Definition of rationalism in US English:

rationalism

noun

  • 1A belief or theory that opinions and actions should be based on reason and knowledge rather than on religious belief or emotional response.

    ‘scientific rationalism’
    • ‘Gandy asserts that surveillance is a system based on rationalism, which is illustrated in various practices at Jones and Smith.’
    • ‘Confucian thought is characterized by a spirit of humanism, rationalism, and moralism.’
    • ‘As different as Locke and Hume's empiricism was from Descartes' rationalism, they had something in common.’
    • ‘Even philosophical critics of rationalism pay reason the back-handed compliment of arguing against its pretensions.’
    • ‘Western philosophy today can he characterized by three things: reductionism, rationalism and a belief in progress.’
    • ‘At the beginning of university, I was influenced by rationalism and humanism.’
    • ‘This is to extend the ambition of rationalism to practical reason.’
    • ‘Jacobi's version of Pascal's wager was also decisive for another later religious critic of secular rationalism, Søren Kierkegaard.’
    • ‘The hidden premiss of rationalism led Spinoza to the conclusion that there is only one substance.’
    • ‘The Danish philosopher Søren Kierkegaard rejected this rationalism, correctly seeing that such thinking leads to loss of all meaning.’
    • ‘Despite the advances of rationalism, a belief in the supernatural has stubbornly remained.’
    • ‘This battle for God was an attempt to fill the void at the heart of a society based on scientific rationalism.’
    • ‘For 2000 years, philosophers had to choose whether they followed Plato and his rationalism, or Aristotle and his empiricism.’
    • ‘The result of these new realizations is that we can now problematize or relativize secular rationalism.’
    • ‘Democratic culture is far richer and more diverse, Stout argues, than the terms of Rawls's etiolated rationalism can capture.’
    • ‘Scientific rationalism is grounded on normative principles and expresses a specific hierarchy of values.’
    • ‘It must ask, as Kant asked about metaphysics after Hume's critique of rationalism, how is philosophy still possible?’
    • ‘Contemporary historians of philosophy challenge this traditional distinction between rationalism and empiricism.’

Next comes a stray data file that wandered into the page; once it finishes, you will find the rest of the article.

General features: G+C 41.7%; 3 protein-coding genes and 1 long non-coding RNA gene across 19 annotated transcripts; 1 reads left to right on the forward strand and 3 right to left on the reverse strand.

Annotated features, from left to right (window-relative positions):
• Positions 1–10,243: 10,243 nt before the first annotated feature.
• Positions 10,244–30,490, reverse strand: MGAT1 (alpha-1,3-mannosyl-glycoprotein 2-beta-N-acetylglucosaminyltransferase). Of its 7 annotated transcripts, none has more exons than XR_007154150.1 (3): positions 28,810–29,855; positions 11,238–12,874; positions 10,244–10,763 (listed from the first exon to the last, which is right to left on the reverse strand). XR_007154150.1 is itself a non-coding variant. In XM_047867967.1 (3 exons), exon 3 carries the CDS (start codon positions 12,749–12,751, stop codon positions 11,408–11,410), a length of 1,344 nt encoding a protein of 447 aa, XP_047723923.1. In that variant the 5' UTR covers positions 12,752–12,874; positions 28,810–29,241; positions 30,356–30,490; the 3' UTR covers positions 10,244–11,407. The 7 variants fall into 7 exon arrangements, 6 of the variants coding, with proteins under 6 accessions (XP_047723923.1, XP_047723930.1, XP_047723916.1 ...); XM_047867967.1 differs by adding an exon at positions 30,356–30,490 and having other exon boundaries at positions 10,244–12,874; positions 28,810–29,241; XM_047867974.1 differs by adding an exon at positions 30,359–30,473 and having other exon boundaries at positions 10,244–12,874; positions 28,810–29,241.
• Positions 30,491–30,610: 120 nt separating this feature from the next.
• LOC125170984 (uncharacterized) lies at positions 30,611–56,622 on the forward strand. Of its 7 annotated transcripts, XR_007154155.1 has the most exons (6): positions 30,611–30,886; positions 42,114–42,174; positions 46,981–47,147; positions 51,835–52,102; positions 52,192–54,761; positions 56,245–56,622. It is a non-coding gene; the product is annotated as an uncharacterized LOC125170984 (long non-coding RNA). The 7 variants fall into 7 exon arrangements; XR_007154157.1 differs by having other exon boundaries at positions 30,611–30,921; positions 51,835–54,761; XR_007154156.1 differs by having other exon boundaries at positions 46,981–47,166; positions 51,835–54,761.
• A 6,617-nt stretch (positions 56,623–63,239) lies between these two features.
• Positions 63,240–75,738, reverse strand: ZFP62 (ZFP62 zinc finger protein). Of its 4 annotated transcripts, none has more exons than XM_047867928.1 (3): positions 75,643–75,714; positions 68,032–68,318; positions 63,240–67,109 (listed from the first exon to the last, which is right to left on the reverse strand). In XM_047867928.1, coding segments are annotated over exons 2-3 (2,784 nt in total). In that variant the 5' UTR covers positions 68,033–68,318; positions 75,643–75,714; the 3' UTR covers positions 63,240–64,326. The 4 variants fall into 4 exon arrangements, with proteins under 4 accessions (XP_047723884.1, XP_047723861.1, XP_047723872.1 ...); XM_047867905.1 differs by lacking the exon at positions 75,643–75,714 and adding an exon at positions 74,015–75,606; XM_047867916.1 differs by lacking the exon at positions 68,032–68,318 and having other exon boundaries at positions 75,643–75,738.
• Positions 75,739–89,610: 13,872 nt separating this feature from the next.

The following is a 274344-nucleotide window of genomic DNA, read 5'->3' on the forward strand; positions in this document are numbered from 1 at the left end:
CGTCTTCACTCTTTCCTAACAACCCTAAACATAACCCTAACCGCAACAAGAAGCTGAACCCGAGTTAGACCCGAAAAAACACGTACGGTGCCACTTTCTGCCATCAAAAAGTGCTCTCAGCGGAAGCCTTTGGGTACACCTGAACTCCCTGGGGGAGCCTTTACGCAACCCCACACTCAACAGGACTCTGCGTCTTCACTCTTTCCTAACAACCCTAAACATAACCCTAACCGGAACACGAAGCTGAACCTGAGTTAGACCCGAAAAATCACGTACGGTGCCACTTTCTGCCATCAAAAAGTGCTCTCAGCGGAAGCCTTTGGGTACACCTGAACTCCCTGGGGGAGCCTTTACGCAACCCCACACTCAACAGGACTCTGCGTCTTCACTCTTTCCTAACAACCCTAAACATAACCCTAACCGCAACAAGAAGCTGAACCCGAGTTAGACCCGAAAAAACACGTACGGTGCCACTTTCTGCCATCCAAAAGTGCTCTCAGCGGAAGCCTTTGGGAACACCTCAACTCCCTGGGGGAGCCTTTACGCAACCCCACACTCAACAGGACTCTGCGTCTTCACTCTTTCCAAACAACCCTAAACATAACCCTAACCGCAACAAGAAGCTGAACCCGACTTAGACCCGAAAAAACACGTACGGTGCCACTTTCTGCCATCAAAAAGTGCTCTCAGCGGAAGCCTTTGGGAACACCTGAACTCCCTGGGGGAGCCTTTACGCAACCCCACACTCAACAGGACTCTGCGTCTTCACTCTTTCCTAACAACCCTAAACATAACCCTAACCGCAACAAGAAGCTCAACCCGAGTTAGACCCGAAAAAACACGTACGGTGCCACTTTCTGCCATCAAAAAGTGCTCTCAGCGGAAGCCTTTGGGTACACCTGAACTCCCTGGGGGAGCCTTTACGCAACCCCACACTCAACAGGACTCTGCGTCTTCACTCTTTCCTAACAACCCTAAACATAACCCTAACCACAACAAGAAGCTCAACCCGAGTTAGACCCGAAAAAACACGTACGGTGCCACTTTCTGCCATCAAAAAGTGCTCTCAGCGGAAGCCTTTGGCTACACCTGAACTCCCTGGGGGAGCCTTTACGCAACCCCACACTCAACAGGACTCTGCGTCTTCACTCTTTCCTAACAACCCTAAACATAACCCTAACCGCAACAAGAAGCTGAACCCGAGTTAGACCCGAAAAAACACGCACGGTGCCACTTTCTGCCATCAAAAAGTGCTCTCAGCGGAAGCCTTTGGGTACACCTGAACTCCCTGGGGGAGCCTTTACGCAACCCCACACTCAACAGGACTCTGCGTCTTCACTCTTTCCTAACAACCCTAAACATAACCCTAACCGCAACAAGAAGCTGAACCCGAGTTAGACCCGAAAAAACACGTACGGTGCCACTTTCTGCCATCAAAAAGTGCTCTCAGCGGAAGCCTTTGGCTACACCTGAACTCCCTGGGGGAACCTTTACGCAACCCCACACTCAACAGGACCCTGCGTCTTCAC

• ‘Her description of economic rationalism is primarily based on its enemies' assumptions, not on economic rationalists' actual views.’
    • ‘These women rejected their contemporaries' scientific rationalism and positivism in favour of a profound respect for local knowledges.’
    agnosticism, doubt
    View synonyms
    1. 1.1Philosophy The theory that reason rather than experience is the foundation of certainty in knowledge.
      • ‘Indeed, there is some danger that we are approaching the sunset of the second great experiment with rationalism (after the classical world).’
      • ‘But sometimes the problem is thought to lie deeper, for example, in Kant's rationalism in moral theory and his ideas of teleology and race in anthropology.’
      • ‘By operationalizing Godel and set theory, Badiou's rationalism makes no concessions at all to the worldly or to the empirical.’
      • ‘Often, empiricism is contrasted with rationalism, a theory which holds that the mind may apprehend some truths directly, without requiring the medium of the senses.’
      • ‘Their approach to science was symbolic of a new style, following on from the experimental rationalism of Boyle and Newton.’
    2. 1.2Theology The practice of treating reason as the ultimate authority in religion.
      • ‘Ultimately, rationalism is just another ‘ism’ - a religion of ideology the fundamentalist worship of which is just as dangerous as any other unfounded belief on how the world works.’
      • ‘Having said that, it could be argued that this puts heavy weight on the scale in favor of preserving tradition and providing a compelling reason for overturning it by constructive rationalism.’
      • ‘It is therefore contrary to the spirit of rationalism to force people to do anything which could plausibly be left to the individual to decide for themselves.’
      • ‘Sadly, such distinctive rationalism of non-Hindu religions finds no place in this textbook.’

Pronunciation